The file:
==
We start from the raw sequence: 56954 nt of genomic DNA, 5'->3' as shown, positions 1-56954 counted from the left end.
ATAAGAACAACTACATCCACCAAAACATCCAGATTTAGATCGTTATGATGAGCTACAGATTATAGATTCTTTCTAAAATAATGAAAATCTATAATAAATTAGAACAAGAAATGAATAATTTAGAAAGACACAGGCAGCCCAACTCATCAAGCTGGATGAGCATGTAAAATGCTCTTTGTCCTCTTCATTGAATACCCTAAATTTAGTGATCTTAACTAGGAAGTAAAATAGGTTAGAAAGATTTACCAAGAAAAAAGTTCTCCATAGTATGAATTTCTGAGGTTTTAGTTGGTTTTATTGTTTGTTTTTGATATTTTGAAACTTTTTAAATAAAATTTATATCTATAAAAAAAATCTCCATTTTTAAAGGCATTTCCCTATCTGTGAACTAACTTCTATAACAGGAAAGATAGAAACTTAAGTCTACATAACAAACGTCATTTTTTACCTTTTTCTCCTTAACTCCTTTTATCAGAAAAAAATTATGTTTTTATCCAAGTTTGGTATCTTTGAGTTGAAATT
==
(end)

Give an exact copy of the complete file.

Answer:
We start from the raw sequence: 56954 nt of genomic DNA, 5'->3' as shown, positions 1-56954 counted from the left end.
ATAAGAACAACTACATCCACCAAAACATCCAGATTTAGATCGTTATGATGAGCTACAGATTATAGATTCTTTCTAAAATAATGAAAATCTATAATAAATTAGAACAAGAAATGAATAATTTAGAAAGACACAGGCAGCCCAACTCATCAAGCTGGATGAGCATGTAAAATGCTCTTTGTCCTCTTCATTGAATACCCTAAATTTAGTGATCTTAACTAGGAAGTAAAATAGGTTAGAAAGATTTACCAAGAAAAAAGTTCTCCATAGTATGAATTTCTGAGGTTTTAGTTGGTTTTATTGTTTGTTTTTGATATTTTGAAACTTTTTAAATAAAATTTATATCTATAAAAAAAATCTCCATTTTTAAAGGCATTTCCCTATCTGTGAACTAACTTCTATAACAGGAAAGATAGAAACTTAAGTCTACATAACAAACGTCATTTTTTACCTTTTTCTCCTTAACTCCTTTTATCAGAAAAAAATTATGTTTTTATCCAAGTTTGGTATCTTTGAGTTGAAATT